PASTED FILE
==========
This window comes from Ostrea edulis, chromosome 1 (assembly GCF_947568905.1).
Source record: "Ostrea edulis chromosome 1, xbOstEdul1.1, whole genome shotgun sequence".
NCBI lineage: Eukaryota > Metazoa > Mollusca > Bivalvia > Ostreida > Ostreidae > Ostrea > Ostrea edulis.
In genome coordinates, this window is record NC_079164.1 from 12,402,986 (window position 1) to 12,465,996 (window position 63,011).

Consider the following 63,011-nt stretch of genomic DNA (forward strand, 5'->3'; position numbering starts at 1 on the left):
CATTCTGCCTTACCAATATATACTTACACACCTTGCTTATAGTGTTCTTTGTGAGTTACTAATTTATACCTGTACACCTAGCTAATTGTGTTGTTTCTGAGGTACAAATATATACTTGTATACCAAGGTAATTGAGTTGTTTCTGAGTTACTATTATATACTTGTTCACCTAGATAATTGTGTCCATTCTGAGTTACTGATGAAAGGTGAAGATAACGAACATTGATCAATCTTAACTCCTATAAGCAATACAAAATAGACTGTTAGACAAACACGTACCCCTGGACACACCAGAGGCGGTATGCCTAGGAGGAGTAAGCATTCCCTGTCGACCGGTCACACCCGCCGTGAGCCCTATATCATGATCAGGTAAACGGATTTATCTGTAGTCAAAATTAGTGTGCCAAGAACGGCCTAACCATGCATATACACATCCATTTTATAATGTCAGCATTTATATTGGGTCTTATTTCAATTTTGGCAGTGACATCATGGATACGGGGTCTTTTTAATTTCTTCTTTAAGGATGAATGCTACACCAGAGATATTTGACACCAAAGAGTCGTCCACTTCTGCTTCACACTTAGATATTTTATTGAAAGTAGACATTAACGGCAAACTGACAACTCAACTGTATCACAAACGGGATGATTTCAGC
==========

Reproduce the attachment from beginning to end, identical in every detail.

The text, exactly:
This window comes from Ostrea edulis, chromosome 1 (assembly GCF_947568905.1).
Source record: "Ostrea edulis chromosome 1, xbOstEdul1.1, whole genome shotgun sequence".
NCBI lineage: Eukaryota > Metazoa > Mollusca > Bivalvia > Ostreida > Ostreidae > Ostrea > Ostrea edulis.
In genome coordinates, this window is record NC_079164.1 from 12,402,986 (window position 1) to 12,465,996 (window position 63,011).

Consider the following 63,011-nt stretch of genomic DNA (forward strand, 5'->3'; position numbering starts at 1 on the left):
CATTCTGCCTTACCAATATATACTTACACACCTTGCTTATAGTGTTCTTTGTGAGTTACTAATTTATACCTGTACACCTAGCTAATTGTGTTGTTTCTGAGGTACAAATATATACTTGTATACCAAGGTAATTGAGTTGTTTCTGAGTTACTATTATATACTTGTTCACCTAGATAATTGTGTCCATTCTGAGTTACTGATGAAAGGTGAAGATAACGAACATTGATCAATCTTAACTCCTATAAGCAATACAAAATAGACTGTTAGACAAACACGTACCCCTGGACACACCAGAGGCGGTATGCCTAGGAGGAGTAAGCATTCCCTGTCGACCGGTCACACCCGCCGTGAGCCCTATATCATGATCAGGTAAACGGATTTATCTGTAGTCAAAATTAGTGTGCCAAGAACGGCCTAACCATGCATATACACATCCATTTTATAATGTCAGCATTTATATTGGGTCTTATTTCAATTTTGGCAGTGACATCATGGATACGGGGTCTTTTTAATTTCTTCTTTAAGGATGAATGCTACACCAGAGATATTTGACACCAAAGAGTCGTCCACTTCTGCTTCACACTTAGATATTTTATTGAAAGTAGACATTAACGGCAAACTGACAACTCAACTGTATCACAAACGGGATGATTTCAGC